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Call it the outlook blues.
This story first appeared in the August 16, 2013 issue of WWD. Subscribe Today.
Wal-Mart Stores Inc., Nordstrom Inc. and Kohl’s Corp. all cut annual profit projections Thursday — joining Macy’s Inc., which a day earlier kicked off the second-quarter earnings season on a surprisingly sour note.
The revisions show that retailers on the front lines have grown more bearish on the consumer in the second half, even as they try to talk up the early read on the back-to-school season.
And although Wal-Mart was more cautious overall, the company talked about apparel with enthusiasm for the first time in years, which could reflect both the discounter’s efforts to up its game and a consumer who’s trading down.
Recent macroeconomic signals, such as July retail sales increases and lower weekly jobless claims, have offered encouragement that the consumer is strengthening, so a new outlook reverberated strongly in the stock market. Investors are anxious and keeping a close watch for anything that could bring stocks down from their near-record highs.
The S&P 500 Retailing Industry Group fell 1.9 percent, or 15.41 points, to 816.5, as the Dow Jones Industrial Average retreated 1.5 percent, or 225.47 points, to 15,112.19.
Wal-Mart’s stock, a Dow component, decreased 2.6 percent to $74.41, and Nordstrom, which cut its forecast in a late-afternoon report, fell 2.9 percent to $57.80 in after-market trading. Shares of Kohl’s, which trimmed the upper end of its profit forecast but also showed some bounce in its comparable-store sales, rose 5.3 percent to $53.51.
“Disposable income of [the] lower/middle tier consumer continues to be constrained by a 2 percent increase in payroll taxes, along with [the] recent increase in gas prices, a trend that seems unlikely to change in the near term,” said David Strasser, a Janney Capital Markets analyst who followers Wal-Mart. “These trends indicate a bigger disappointment at several discretionary retailers.”
Retailers are also working their way through a host of bedrock shifts in the marketplace, from a lack of mall development to the growing importance of e-commerce, which offers an opportunity, but also an expense.
A more complete read of the retail landscape will come next week when J.C. Penney Co. Inc., Saks Inc., The TJX Cos. Inc., Target Corp., Sears Holdings Corp., Ann Inc. and others weigh in with quarterly results.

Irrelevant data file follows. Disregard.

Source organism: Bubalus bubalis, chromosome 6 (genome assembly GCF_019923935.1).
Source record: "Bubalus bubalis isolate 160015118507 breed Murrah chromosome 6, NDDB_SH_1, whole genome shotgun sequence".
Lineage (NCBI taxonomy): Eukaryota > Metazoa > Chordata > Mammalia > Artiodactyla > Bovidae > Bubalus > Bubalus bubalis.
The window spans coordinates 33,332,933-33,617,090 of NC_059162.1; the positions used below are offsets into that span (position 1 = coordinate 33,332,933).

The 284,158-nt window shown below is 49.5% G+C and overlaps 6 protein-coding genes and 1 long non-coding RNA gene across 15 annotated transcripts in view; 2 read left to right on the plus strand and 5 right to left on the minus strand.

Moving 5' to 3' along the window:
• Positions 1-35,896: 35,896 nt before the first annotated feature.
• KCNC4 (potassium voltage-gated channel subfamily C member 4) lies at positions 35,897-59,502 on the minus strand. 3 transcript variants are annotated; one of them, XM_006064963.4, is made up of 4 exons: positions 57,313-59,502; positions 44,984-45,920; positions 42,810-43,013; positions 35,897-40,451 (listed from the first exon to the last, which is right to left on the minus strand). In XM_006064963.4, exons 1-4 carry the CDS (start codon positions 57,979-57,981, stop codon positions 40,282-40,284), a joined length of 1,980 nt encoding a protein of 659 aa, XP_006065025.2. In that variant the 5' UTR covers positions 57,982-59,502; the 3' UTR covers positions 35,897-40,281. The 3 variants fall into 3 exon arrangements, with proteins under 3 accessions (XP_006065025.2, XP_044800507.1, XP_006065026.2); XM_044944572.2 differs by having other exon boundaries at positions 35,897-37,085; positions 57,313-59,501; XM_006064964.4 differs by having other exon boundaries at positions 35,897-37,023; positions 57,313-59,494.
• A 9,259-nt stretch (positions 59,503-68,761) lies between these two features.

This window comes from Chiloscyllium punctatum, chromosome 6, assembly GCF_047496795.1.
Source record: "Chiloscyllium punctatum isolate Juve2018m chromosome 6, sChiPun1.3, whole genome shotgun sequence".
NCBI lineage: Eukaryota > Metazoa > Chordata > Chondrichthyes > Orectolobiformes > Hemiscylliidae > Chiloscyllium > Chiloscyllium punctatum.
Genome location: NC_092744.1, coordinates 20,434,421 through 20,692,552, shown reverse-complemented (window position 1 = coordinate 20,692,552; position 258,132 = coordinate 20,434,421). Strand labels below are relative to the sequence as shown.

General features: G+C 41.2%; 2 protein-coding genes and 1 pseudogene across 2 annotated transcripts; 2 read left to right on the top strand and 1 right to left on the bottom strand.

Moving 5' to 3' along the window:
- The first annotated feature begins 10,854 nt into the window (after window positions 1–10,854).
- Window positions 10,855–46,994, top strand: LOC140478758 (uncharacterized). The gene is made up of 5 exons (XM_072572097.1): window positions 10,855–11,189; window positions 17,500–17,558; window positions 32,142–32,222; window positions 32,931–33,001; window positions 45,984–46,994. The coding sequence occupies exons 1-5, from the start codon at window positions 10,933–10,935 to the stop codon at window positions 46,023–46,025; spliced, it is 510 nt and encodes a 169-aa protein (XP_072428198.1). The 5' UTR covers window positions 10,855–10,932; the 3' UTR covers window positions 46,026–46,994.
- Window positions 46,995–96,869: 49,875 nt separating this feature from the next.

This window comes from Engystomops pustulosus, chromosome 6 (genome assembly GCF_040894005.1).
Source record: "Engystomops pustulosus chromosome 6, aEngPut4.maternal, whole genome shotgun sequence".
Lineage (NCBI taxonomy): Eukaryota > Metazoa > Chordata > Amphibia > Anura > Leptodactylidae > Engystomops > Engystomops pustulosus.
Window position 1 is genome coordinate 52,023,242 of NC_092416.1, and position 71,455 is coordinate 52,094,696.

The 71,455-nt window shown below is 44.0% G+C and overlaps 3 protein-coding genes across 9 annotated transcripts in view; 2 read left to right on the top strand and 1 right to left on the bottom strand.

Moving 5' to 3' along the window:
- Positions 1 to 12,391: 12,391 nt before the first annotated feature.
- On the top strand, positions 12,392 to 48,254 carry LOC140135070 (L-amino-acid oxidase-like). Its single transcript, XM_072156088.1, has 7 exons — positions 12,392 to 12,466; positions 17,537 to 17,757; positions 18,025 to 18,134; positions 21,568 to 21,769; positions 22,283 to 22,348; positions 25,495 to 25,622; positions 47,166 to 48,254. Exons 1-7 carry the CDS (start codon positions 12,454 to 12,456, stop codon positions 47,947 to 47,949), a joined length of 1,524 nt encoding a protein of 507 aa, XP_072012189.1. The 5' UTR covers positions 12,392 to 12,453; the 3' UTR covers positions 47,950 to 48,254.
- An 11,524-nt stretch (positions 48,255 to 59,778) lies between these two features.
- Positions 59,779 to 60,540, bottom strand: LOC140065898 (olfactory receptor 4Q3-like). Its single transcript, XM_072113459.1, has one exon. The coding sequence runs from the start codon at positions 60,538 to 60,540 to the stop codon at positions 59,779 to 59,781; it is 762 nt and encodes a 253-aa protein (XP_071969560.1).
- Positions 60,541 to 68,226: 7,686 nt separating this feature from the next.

Here, the second-quarter picture so far.
Wal-Mart, while cutting back its outlook overall, is feeling relatively good about apparel and has a plan to focus attention on the category.
“Apparel is rebounding” with single-digit positive comps, said Bill Simon, president and chief executive officer of Wal-Mart U.S., on a recorded call.
“We raised quality of the offerings, improved fabrics and fit and introduced new brands,” Simon said. “Children’s shoes and intimate apparel are experiencing growth. We expect progress in apparel over the second half of the year as we improve quality and selection.”
Wal-Mart’s second-quarter profits inched up 1.3 percent to $4.07 billion, or $1.24 a diluted share, from $4.02 billion, or $1.18, a year ago. Earnings per share came in 1 cent below the $1.25 analysts projected.
Net revenues for the quarter ended July 21 grew 2.3 percent to $116.95 billion from $114.28 billion.
U.S. comp-store sales in the quarter declined 0.3 percent. On the brighter side, there were double-digit sales increases at walmart.com, and a 30 percent rise in global e-commerce sales.
Wal-Mart’s EPS guidance for the year was cut to $5.10 to $5.30 from the $5.20 to $5.40 previously anticipated, and sales are now expected to rise by 2 to 3 percent, below the 5 to 6 percent forecast earlier.
Wal-Mart Stores chairman Mike Duke said in a recorded call that customers continue to be cautious about spending. Duke said the company’s year-to-date sales are below expectations. “As a company, we didn’t leverage expenses,” he said.
Wal-Mart said expenses related to investigations of alleged violations of the Foreign Corrupt Practices Act in the international division have been higher than expected. The costs were $73 million in the first quarter, versus the $40 million to $45 million projected. Expenses in the second quarter could be $65 million to $70 million. Implementing a compliance program has cost $155 million so far, and spending in the second and third quarters is expected to be $75 million to $80 million.
Wal-Mart is rolling out Neighborhood Markets “aggressively with more openings in the second quarter than any other quarter in history,” Simon said. Express has had strong double-digit sales growth. Wal-Mart opened 29 Supercenters and 35 small-format units for 7.7 million square feet of growth. Ninety units will open in the third quarter.
The company also invested in e-commerce, acquiring social software firm Tasty Labs, cloud computing company OneOps, predictive intelligence player Inkiru and Web site performance tracker Torbit. Neil Ashe, president and ceo of the Global eCommerce unit, said the companies “brought us some proven innovators in Silicon Valley and technical capabilities and expertise to contribute to the development of our global technology platform.”